You have probably spent many hours developing and finally implementing your marketing program. But how do you know what is working and what isn’t working in your marketing program?

It’s all about constantly evaluating your marketing program’s data and making adjustments.

But what metrics should you be looking at?

How do you define success?

And what adjustments should you make?

Keep Your Goal In Mind

When it comes to marketing and sales, it is always important to keep your goal in mind through every step of the process. A great marketing campaign will only have one goal, such as brand awareness. You can, of course, run more than one campaign at a time, each with a different goal. As you evaluate each campaign, remember what the goal of each campaign is as this will lead your evaluation of the campaign. 

Evaluate the Data that Matches that Goal

Each marketing campaign will come with a slew of data. Evaluating most of that data can be helpful, but it is key that you really dive into the data that matches the goal. That isn’t to say you should ignore all the other data, but to evaluate whether you are meeting the goal requires you to fully evaluate the data that matches the goal. 

For example, if you are running a brand awareness campaign on social media, really pay attention to the engagement metrics (likes, comments and reach). If your likes and comments are up, that is generally a sign that you are headed in the right direction with your marketing campaign. But don’t stay in your comfort zone! It’s important to continue to make adjustments, but we’ll get to that more a little later in this article. 

General Data to Pay Attention to

No matter the goal, there are a few key metrics you should pay attention to for every marketing program.

One of those metrics is the return on investment (ROI). Looking at this metric will let you know whether the money you have put into your marketing campaign has resulted in a profit. In other words, you are comparing the money spent on the campaign to the money brought in by that campaign. Remember to evaluate each campaign’s ROI separately to see if that particular campaign is working or not. 

Looking at the overall sales number can also help you figure out if your marketing plan is having a positive result. Don’t forget to take into account any increase in prices or expansion of the business.

Customer reactions can also be evaluated to measure the success of your marketing program. Online surveys, general customer feedback and commentary on social media posts can all reveal what your audience thinks of your marketing efforts.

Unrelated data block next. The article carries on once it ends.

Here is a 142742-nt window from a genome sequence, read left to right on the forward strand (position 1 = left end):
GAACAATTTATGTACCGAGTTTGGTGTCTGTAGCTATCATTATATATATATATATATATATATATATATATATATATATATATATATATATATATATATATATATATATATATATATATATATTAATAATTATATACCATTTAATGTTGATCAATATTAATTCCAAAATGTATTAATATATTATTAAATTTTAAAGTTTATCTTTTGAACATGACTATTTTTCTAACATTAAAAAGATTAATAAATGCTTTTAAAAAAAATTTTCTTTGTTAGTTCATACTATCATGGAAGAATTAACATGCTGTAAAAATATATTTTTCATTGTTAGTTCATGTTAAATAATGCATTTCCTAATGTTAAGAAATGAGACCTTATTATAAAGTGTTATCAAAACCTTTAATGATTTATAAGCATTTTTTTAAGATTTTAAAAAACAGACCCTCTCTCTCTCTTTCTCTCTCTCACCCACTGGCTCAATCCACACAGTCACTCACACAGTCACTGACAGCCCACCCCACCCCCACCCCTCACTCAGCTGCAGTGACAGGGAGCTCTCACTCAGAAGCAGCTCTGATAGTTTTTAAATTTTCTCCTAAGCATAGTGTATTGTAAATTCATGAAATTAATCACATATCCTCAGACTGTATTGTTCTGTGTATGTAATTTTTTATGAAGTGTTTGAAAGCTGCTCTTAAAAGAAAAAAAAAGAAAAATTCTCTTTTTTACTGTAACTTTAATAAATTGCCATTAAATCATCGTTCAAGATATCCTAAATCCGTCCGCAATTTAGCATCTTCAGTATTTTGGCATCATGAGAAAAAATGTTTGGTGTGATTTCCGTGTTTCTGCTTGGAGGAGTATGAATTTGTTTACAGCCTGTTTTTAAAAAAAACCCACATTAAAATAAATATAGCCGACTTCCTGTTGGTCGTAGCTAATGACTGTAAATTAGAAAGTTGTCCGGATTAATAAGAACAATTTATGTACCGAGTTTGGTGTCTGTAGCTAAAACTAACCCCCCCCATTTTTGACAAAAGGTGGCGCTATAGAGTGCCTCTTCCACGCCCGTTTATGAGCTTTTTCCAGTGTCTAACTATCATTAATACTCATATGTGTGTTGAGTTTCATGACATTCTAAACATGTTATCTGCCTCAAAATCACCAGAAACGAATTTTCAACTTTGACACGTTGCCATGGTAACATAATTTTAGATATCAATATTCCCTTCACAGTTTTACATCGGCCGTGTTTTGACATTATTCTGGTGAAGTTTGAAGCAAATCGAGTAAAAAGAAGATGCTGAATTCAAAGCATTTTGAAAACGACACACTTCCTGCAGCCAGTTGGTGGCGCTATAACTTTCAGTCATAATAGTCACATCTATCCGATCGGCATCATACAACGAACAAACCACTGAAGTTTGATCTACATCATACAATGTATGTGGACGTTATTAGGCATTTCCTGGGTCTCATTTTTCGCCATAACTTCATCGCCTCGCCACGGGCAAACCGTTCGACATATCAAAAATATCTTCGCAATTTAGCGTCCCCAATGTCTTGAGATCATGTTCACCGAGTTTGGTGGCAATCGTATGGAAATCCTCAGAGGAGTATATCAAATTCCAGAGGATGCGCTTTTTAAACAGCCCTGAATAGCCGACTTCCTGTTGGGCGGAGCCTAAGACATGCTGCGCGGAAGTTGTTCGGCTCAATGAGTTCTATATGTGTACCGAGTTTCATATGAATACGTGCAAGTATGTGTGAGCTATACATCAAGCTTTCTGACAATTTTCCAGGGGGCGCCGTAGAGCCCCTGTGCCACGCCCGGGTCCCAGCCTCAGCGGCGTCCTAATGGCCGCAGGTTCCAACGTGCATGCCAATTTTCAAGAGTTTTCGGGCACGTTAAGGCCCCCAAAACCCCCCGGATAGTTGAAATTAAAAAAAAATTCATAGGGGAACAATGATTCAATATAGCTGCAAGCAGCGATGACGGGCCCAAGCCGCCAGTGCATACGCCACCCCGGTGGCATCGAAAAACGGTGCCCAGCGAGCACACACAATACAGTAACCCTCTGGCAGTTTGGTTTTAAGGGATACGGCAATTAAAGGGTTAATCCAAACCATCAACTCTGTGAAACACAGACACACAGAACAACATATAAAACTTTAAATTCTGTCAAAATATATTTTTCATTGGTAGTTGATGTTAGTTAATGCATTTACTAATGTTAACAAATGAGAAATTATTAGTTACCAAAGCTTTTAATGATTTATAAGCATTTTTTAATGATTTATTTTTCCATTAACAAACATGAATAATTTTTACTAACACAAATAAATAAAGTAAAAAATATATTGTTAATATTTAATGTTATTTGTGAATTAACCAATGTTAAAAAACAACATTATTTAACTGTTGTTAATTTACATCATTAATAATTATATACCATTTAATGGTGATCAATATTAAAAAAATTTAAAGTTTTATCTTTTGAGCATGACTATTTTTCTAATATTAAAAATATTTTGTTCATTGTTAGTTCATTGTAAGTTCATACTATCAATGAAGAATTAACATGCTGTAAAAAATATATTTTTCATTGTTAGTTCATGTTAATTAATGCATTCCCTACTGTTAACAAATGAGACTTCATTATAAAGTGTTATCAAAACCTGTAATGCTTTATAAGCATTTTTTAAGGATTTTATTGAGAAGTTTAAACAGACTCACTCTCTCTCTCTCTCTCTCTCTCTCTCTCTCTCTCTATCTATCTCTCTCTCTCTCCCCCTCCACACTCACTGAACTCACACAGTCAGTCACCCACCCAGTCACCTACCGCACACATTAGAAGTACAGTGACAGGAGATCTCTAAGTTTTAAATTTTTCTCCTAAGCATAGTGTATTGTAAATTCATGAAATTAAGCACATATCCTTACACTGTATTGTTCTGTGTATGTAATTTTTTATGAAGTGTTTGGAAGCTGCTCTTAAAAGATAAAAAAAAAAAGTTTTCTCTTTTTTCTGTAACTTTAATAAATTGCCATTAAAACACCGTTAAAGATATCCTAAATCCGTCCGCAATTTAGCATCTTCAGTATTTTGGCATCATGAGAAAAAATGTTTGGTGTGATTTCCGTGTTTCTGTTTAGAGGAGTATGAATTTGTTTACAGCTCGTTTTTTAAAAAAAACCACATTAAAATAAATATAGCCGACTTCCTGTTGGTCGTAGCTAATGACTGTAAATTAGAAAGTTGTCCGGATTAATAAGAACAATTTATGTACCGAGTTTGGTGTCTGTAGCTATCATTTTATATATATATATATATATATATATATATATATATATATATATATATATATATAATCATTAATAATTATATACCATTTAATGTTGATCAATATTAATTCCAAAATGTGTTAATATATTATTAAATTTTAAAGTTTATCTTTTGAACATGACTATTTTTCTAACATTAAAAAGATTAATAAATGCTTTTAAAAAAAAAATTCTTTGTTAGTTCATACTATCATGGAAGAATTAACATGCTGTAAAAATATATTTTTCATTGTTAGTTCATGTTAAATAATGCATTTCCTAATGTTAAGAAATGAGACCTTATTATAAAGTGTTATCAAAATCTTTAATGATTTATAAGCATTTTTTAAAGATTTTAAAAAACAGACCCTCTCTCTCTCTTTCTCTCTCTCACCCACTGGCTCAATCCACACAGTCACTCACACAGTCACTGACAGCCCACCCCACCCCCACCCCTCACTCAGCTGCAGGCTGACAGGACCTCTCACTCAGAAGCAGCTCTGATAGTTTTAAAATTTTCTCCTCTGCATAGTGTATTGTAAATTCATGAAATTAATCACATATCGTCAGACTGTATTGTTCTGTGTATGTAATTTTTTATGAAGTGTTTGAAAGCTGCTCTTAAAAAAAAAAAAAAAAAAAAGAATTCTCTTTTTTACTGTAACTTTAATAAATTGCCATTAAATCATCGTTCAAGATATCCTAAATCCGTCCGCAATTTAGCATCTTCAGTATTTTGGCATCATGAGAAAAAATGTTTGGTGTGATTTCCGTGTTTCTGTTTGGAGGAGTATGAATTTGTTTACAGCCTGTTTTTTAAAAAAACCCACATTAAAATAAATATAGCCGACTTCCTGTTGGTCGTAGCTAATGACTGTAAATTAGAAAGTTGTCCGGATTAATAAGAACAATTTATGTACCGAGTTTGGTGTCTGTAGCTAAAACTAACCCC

What is Success?

Everyone defines success differently. When formulating your marketing plans and goals, hopefully you took the time to figure out what you might consider a success. If your small business is relatively new, perhaps you might define success as increasing brand awareness by just 50 people. If you are establishing yourself as a thought leader in your industry, perhaps success to you is 20 new followers on Facebook. If you are a larger, more established company, perhaps success is $50,000 in sales over a several month period. 

 

If you haven’t taken the time to decide what is a success for each goal, do that now. And just like making adjustments to your plan in general, don’t be afraid to modify what you consider a success. But whatever you do, don’t define success for your brand based off of someone else’s definition of success.

Making Adjustments

Once you have created your marketing program and evaluated that data, it is time to make some adjustments, even if your marketing campaign is doing well. Never sit back and just let your marketing program run with no one at the wheel. Doing so could let your program run astray or get stuck in a traffic jam going nowhere. Rather, you want to constantly adjust your marketing campaigns to continue to improve your program. 

But how do you know what adjustments to make? By testing! Run A/B test campaigns to see what works or works even better. Remember to only change one element, such as the picture, in each test to ensure that you can narrow down exactly what works and what doesn’t. If you change up multiple elements, like picture and headline, then you won’t know if it was the picture or the headline that improved your marketing campaign.